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in the gay rights movement that would say a photographer doesn't want to photograph my wedding. i have lots of other photographers i could go to. i'm going to use the hammer of government to force them to do this. it's not neighborly and it's not nice. the gay rights movement is winning. they should be, as i say, not sore winners. >> but having said that, i understand your point. you do say that if a gay couple wants to go into a bakery and have a wedding cake, the bakery should have to make cake. >> bake the cake. >> bake the cake. senator brown? you're thoughts on this? >> i thought what governor brewer did was appropriate to veto the law. there are good people on both sides of these very difficult issues. and i think we need to focus on the things that matter, deficit, taxes, spending, jobs, national security, energy, what's happening in our foreign policy. the democrats obviously want to use this. they clearly want to use it as a
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devisive issue to use for tactical advantage in the upcoming election. everything they've done to this point with the obamacare rollout and lack of focusing on things that matter, people are going to be speaking in the election. they're going to hold folks accountable for the decisions. >> i can just see the e-mails coming into our website with people saying, wait a minute, this matters. it matters because i'm genuinely offended that, you know, somebody -- by the idea of marriage between two people of the same sex and if i don't want to serve them, you know, or participate in a wedding in a sense, i don't want to do it. >> listen, i understand that. it's a difficult situation. there is no easy answers on these issues. but if you're talking politics, first of all, there is no issue. it's not the law of arizona. waits vetoed. however -- >> but this could come up. >> everybody has the right to debate and make their own personal decisions and then they'll play out as they did in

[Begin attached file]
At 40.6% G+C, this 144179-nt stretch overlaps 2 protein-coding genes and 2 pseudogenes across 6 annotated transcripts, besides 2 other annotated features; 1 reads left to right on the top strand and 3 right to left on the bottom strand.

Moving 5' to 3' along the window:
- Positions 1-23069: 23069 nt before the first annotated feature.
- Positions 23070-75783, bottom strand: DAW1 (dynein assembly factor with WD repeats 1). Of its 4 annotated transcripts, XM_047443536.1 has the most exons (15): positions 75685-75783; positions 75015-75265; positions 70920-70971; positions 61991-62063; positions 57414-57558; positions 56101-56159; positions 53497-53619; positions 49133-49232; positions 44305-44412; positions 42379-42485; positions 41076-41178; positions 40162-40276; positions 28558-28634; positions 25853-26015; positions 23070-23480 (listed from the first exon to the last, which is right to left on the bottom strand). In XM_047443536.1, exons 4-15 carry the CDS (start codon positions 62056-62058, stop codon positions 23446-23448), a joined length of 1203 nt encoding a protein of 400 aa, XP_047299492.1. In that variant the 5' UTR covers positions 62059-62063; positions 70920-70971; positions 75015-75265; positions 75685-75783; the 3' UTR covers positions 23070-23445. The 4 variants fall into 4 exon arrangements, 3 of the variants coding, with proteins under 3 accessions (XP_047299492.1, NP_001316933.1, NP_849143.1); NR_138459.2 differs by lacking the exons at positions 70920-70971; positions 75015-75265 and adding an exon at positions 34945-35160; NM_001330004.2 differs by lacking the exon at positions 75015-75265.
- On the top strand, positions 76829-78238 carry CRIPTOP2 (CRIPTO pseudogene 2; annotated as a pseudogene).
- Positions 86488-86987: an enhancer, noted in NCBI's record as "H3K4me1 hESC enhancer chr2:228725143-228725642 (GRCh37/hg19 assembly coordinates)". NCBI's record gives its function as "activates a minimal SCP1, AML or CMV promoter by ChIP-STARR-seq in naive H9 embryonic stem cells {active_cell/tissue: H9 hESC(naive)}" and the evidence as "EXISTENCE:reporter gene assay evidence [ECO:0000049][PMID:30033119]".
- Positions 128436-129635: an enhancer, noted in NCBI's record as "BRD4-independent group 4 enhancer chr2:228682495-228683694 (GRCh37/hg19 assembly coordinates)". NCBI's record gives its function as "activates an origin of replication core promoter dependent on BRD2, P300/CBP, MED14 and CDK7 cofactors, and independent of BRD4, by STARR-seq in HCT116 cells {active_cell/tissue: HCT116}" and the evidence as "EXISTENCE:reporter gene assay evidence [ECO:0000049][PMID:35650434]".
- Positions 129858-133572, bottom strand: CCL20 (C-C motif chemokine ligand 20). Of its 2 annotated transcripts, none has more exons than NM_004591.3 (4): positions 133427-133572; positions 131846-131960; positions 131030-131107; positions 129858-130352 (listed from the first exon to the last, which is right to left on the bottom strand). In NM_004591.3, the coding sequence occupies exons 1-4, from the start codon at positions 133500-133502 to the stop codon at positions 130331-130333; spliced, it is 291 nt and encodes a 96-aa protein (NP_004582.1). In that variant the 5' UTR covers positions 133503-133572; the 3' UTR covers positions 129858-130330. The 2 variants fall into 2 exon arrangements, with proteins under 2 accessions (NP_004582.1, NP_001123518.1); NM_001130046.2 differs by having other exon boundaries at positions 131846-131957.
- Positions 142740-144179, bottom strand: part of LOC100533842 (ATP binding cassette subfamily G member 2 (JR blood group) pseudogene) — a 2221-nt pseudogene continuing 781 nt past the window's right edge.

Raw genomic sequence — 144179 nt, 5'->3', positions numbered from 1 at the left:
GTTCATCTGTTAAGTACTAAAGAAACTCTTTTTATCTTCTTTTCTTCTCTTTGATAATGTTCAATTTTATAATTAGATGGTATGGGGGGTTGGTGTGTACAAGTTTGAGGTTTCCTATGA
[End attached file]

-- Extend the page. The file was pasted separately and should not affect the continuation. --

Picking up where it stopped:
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arizona. but if you talk strictly political, the democrats want to focus on everything but obamacare and the economy and that's what they're going to do. >> real quickly, chris, things must be great in arizona if this is the most important thing for them to focus on. number two, george is right. if you're open to the public, you're open to all the public. if you want to do something other than that, stay private as a club. number three, it's a political matter. this is madness for the republicans. it divides them. it offends moderates. focus on the economy. >> thank you, panel. see you next week. up next, our power players of the week bringing the smithsonian not only into your home but into your hands. it's very cool.